Dominion Energy’s Cove Point LNG export facility begins commercial operations
The Dominion Energy Cove Point liquefied natural gas (LNG) facility in Maryland exported its first LNG cargo during its final stage of commissioning, on Royal Dutch Shell Plc’s LNG carrier, Gemmata, with a capacity of 3.0 billion cubic feet (Bcf). Its destination and buyer are unknown. The Federal Energy Regulatory Committee (FERC) granted approval for Cove Point to officially begin commercial operations on March 5. The Methane Spirit will likely be the next vessel to export Cove Point LNG at the end of March.
Cove Point has a design capacity to liquefy up to 0.75 billion cubic feet per day (Bcf/d) of natural gas. The natural gas is sourced from the high-producing Marcellus and Utica shale plays. Cove Point is the only LNG export facility on the east coast of the United States and the second export facility operating in the Lower 48 states after Sabine Pass in Louisiana, which began commercial operations in 2016.
Cove Point began receiving natural gas feedstock deliveries for LNG production in early December 2017. Two LNG cargoes were imported into Cove Point in December 2017 and January 2018 as cool down cargoes, which is the standard practice for preparing and testing liquefaction equipment systems for LNG production. According to S&P Global Platts Bentek Energy, the implied pipeline feedgas deliveries to the Cove Point terminal averaged 0.25 Bcf/d in February and increased to 0.45 Bcf/d in the two weeks leading up to the export. On the day of export, the pipeline deliveries decreased from a high of 920 million cubic feet per day (MMcf/d) to 18 MMcf/d.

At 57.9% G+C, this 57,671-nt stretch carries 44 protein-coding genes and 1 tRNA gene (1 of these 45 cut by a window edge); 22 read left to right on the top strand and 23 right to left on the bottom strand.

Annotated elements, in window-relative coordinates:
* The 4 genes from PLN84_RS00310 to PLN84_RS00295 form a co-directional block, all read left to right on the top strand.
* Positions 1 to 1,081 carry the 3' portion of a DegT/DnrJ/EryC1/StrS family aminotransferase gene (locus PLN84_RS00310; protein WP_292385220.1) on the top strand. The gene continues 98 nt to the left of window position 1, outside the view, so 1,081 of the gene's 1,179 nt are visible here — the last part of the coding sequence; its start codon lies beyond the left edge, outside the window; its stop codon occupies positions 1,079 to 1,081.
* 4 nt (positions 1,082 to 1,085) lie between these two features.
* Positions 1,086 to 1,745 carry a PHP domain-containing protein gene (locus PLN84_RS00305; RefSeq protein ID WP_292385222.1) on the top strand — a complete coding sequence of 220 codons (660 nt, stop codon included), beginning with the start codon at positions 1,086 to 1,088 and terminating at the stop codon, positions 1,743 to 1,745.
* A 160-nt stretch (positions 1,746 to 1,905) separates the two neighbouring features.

The U.S. Department of Energy’s Office of Fossil Energy approved Cove Point to export up to 0.77 Bcf/d to non-Free Trade Agreement (FTA) countries. Cove Point liquefaction output is fully subscribed under 20-year service agreements. Half of the marketed capacity will go to a joint venture of Sumitomo Corporation and Tokyo Gas and the other half to India’s state-owned GAIL (India) Ltd. LNG contracted by Japanese buyers will likely be used for power generation in the Tokyo and Kansai metropolitan areas. GAIL is seeking to resell 24 of its Cove Point cargos in tranches of 6 to 12 in 2019 and 2020, which is approximately 40% of its subscribed volume over this time period, assuming average-sized cargos.
EIA’s Short Term Energy Outlook projects that LNG exports will average 2.9 Bcf/d in 2018, up 1 Bcf/d from 2017 levels. By 2019, LNG exports are expected to average 4.8 Bcf/d as new liquefaction capacity comes online.
According to GIIGNL’s 2018 Annual Report, global LNG trade expanded by 3.5 Bft3d in 2018, to 38.2 Bft3d—a record 10% increase.
Power, LNG projects drive pipeline construction in Africa
Increasing public investment in gas-fired power plants in Africa, the continuing recovery in global oil prices and persistent insecurity in key producer markets, such as Nigeria, are likely to impact gas transmission pipeline projects on the continent, even as more international companies express interest in the region’s stranded gas resources.
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